A thirteenth-century physician’s reasoning of a moderate lifestyle for good health still resonates today

Manuscript Of The Taqwim Al-Sihha Of Ibn Butlan, dated 1344 Aga Khan Museum Online Gallery
Manuscript Of The Taqwim Al-Sihha Of Ibn Butlan, dated 1344Aga Khan Museum Online Gallery

The medicine of classical and medieval Islamic civilization was derived primarily from the Greeks particularly Hippocrates (460-370 BC) and Galen (130-200 AD). With the expansion of Muslim rule into the Eastern Mediterranean regions and western Asia, the diverse pre-Islamic science and learning traditions of the Persians, Indians, and Chinese came into contact with and under the patronage of Muslim courts.

A vast movement of translation and innovative development took place between the eighth and ninth centuries where scientists from various religious and ethnic backgrounds worked together to achieve scientific advancements. Their advancements in the fields of science and philosophy were subsequently transmitted to Europe and Asia and formed an important link in humanity’s modern intellectual achievements.

The modern-day concept of a moderate lifestyle for good health was emphasized by Ibn Butlan (d. 1066) in the eleventh century; he stressed the benefits of daily attention to physical and mental well-being.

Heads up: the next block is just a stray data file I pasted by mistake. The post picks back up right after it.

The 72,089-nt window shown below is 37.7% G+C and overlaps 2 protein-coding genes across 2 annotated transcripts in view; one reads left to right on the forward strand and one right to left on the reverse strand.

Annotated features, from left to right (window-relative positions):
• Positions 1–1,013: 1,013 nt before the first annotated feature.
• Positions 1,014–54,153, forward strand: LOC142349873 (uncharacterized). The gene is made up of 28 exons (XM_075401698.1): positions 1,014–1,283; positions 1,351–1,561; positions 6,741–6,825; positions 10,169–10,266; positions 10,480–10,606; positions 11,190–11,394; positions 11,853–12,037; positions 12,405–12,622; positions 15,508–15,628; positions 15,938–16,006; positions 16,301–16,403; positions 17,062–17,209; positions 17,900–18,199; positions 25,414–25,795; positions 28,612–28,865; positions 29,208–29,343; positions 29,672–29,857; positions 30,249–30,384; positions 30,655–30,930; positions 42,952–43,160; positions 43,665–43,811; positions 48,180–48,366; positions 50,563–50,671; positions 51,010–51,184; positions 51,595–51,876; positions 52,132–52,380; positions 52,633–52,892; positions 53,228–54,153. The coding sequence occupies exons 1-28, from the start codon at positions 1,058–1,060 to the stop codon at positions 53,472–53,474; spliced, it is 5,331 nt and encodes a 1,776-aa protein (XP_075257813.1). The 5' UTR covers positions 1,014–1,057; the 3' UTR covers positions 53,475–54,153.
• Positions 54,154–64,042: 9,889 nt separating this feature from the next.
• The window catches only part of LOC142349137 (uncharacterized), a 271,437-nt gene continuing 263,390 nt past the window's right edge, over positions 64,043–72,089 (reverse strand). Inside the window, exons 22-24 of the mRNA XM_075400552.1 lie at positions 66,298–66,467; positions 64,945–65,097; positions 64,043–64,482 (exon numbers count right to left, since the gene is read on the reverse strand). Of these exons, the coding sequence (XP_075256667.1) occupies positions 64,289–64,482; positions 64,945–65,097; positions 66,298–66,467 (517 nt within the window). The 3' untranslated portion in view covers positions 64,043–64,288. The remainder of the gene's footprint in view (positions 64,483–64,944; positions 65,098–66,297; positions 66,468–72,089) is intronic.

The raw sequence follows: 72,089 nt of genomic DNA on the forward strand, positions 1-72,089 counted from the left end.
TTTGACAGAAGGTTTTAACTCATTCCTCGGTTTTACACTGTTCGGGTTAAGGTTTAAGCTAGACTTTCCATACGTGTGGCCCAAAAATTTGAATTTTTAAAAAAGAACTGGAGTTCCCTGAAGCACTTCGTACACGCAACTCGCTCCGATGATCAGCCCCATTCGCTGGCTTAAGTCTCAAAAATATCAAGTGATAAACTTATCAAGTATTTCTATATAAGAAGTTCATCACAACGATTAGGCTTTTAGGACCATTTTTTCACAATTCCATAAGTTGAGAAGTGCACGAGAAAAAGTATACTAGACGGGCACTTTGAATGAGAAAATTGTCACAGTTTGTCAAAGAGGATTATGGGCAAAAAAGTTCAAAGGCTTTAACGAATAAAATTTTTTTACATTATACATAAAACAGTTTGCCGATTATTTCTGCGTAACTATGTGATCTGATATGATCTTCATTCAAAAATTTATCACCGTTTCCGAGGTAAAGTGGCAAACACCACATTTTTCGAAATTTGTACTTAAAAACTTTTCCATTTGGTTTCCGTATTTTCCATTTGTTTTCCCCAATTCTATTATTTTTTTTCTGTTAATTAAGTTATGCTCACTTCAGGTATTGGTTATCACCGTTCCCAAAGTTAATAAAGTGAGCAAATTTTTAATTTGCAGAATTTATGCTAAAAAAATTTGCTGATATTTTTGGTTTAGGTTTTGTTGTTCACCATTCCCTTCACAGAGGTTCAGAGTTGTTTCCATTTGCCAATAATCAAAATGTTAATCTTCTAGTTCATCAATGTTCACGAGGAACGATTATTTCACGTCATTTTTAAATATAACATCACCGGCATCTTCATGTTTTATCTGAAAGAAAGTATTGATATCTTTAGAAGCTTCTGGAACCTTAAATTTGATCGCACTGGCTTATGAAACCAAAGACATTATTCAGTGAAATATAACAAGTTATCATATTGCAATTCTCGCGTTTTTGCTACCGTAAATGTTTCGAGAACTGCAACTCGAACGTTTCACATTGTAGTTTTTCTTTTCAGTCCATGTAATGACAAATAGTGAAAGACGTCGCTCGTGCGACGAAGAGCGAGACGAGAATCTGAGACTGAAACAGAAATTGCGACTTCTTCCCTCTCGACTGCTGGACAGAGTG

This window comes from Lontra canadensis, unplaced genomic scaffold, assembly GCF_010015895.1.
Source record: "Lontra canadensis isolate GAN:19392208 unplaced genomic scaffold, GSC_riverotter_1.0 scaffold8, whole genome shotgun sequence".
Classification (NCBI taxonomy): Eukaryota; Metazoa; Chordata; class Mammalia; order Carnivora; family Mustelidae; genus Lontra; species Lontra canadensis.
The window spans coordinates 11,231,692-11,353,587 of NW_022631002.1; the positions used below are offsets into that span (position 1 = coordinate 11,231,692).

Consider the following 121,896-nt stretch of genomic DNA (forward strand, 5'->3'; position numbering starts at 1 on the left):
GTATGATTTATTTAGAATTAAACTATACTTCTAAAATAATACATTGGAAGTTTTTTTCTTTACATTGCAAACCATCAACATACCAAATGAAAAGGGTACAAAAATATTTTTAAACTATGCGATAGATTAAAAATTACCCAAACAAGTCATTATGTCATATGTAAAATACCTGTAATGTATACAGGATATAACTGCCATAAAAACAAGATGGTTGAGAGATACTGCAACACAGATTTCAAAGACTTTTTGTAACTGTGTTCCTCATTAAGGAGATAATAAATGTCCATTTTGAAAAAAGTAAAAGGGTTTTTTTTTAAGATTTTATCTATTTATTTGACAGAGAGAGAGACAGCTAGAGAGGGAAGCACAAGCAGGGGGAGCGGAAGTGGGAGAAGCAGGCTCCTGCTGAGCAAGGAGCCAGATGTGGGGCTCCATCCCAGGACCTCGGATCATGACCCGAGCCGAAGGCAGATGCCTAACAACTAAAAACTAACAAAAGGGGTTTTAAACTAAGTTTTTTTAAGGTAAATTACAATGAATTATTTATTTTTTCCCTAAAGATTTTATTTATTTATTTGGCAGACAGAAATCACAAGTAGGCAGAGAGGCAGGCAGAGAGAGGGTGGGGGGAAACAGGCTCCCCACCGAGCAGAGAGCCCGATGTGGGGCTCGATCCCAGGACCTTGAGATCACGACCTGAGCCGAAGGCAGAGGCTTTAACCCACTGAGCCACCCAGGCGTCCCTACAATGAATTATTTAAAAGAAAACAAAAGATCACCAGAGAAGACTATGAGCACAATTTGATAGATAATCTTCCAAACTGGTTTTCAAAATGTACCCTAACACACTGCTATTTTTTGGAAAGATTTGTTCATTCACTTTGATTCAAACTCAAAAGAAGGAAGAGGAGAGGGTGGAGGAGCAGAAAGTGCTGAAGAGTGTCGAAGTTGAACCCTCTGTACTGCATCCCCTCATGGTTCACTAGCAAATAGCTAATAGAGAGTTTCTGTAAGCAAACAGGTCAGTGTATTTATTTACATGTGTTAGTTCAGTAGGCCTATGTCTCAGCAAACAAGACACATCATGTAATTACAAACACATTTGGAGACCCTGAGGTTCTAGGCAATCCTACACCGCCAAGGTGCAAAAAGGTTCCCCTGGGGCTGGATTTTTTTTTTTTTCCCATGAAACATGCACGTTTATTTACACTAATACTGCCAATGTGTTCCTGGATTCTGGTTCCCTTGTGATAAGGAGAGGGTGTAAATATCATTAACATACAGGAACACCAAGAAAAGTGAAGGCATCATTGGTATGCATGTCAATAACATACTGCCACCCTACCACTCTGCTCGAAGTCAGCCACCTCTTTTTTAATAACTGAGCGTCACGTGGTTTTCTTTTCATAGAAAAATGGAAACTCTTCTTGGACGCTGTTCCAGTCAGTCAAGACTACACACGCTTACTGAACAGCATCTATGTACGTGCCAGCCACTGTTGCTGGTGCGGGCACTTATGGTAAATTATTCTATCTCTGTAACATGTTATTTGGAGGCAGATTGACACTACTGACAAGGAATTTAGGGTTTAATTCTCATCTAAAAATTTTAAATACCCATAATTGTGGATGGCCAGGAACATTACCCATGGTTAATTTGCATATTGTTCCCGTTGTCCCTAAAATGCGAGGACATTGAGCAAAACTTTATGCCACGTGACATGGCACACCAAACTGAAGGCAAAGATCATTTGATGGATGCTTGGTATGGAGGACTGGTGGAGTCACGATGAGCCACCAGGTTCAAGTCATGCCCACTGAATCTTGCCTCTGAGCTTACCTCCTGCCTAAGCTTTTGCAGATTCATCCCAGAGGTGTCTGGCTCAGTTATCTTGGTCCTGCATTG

A Christian philosopher-physician, Ibn Butlan (d. 1086) lived most of his life in Baghdad, Iraq, which he left in 1049 to travel to Syria, Egypt, and Constantinople (modern-day Istanbul). He became a monk in Antioch (an ancient Greek city now in Turkey), where he spent the remainder of his life.

Tacuinum sanitatis
Tacuinum sanitatis

His work on medicine and diet titled Taqwim al-sihha (Almanac of Health) identifies the foods, drinks, environments, and activities (including breathing, exercise, and rest) necessary for a healthy life. His treatise includes the physiological effects of foods, drinks, and environmental elements on the body. Many of his discussions focus on the health benefits of plants and herbs. The relationship between plants and human health has been and continues to be of great concern for humankind based on both diet and medicinal uses.

The Taqwim al-sihha was translated into Latin in Sicily in 1266 under the title Tacuinum Sanitatis and became very popular in Europe.

Adapted from “Science and Learning,” Pattern and Light Aga Khan Museum, Skira Rizzoli Publications Inc.New York.

Research by Nimira Dewji


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